| Read Time: 4 minutes | Estate Planning

Face mask with Covid-19 note.You trust that a nursing home will care for your loved one. After all, that is what you are not only paying them to do, but the entire reason you put them there in the first place. Amid a pandemic, you may wonder if you should remove your loved ones.

The news stories about COVID-19 running amok in nursing homes are littering the web, and concerned loved ones fear that if they do not remove a family member, they could lose them in the pandemic. Unfortunately, there is not a universal answer to this question. Instead, it comes down to multiple circumstances.

So, if you find yourself wondering if you should remove a loved one, then you need to consider these unique factors and decide whether removing your loved one is the right choice for you and them alike.

What Should You Consider before Removing a Loved One from a Nursing Home?

There is no one-size-fits-all answer to whether or not you should remove a loved one. Instead, it would be best if you asked yourself the following questions.

What Is Your Underlying Motivation to Remove?

Ask yourself the reasons why you want to remove your loved one. Are you afraid they will contract the illness? Are you worried that they could die from COVID? Or are you worried that you will not have the chance to spend enough time with them?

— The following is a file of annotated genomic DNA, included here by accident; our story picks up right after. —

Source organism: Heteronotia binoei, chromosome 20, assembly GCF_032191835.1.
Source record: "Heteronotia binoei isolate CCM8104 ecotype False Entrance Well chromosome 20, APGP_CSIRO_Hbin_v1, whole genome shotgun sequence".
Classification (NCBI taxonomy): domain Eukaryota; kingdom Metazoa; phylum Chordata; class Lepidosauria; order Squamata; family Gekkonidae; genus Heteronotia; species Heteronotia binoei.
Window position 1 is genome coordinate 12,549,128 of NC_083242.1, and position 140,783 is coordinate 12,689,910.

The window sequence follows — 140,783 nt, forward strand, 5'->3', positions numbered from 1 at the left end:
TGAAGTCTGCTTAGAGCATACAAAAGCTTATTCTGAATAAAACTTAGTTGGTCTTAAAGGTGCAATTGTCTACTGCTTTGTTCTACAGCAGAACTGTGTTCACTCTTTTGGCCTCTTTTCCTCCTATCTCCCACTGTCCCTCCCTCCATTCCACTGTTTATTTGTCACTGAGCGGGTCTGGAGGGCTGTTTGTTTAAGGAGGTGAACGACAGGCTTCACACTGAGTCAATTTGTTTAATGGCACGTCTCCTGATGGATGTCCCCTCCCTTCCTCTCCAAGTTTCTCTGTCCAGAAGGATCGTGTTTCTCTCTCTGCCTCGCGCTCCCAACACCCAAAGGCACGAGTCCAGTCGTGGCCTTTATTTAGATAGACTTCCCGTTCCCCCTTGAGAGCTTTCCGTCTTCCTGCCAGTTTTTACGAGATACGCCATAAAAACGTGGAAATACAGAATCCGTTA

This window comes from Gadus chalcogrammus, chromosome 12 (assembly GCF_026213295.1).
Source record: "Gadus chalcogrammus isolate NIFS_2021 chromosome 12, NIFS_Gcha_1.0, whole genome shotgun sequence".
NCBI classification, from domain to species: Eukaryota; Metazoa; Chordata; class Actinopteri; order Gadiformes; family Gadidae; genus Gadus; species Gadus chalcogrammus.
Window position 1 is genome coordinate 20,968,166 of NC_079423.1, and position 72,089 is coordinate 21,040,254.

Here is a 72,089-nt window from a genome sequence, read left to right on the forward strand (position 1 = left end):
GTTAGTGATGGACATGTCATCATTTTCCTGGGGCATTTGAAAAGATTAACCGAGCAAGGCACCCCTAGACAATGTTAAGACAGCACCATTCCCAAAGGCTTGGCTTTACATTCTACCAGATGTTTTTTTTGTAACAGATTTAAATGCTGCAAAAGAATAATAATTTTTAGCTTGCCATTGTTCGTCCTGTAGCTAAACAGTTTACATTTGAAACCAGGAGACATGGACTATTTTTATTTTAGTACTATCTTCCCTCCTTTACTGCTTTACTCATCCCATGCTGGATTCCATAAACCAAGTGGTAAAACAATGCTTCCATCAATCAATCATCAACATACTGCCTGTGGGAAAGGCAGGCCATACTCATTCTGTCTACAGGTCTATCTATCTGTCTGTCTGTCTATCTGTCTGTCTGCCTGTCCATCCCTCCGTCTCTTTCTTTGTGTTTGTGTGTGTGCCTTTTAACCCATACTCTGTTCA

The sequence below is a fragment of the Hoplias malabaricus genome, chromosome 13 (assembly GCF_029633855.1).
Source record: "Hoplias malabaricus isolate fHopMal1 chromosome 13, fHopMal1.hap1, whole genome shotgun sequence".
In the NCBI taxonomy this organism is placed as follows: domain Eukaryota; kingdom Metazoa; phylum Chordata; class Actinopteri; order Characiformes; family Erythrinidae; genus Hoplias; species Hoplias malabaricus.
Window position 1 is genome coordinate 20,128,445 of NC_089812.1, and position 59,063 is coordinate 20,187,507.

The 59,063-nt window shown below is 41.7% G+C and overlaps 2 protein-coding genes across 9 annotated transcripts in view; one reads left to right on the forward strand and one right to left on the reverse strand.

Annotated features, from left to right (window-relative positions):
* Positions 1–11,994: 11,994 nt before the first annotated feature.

Emotions are high in a time like this, but you want to make sure the reasons behind your removal are rational.

What Options Do You Have at Your Disposal?

You rely on a nursing home to help your loved one with their care needs; therefore, you need to ask yourself what options you have to provide that care outside of the nursing home. Can you care for them yourself? Will you have other family members ready to help? If you are going to hire in-home care, can you afford that care?

Most importantly, is your home equipped to take on a dependent loved one, such as having room and board, adjustments made for their disabilities or mobility issues, and the space for an extra person living in your home comfortably.

Lastly, ask yourself about your schedule. Are you currently working? If so, will you be in or out of the home? If out of the house, who will watch your loved one while you are at work?

What Care Does Your Loved One Need?

Determine the level of care your loved one needs. Some may need around-the-clock medical care, which could require a registered nurse to provide that care. Your loved one might need help with daily hygiene tasks if they are immobile, such as everything from brushing their teeth to bathing to dressing and even toileting. Can you handle the level of care they need or hire someone to assist so that their care does not suffer?

What Is the Exposure Risk at That Nursing Home?

While there is a high risk of exposure at a nursing home, not all nursing homes are the same. Many nursing homes with outbreaks have failed to use standard disinfectant and contaminant protocols, leading to those deadly outbreaks. Therefore, your loved one’s nursing home might not have the same results.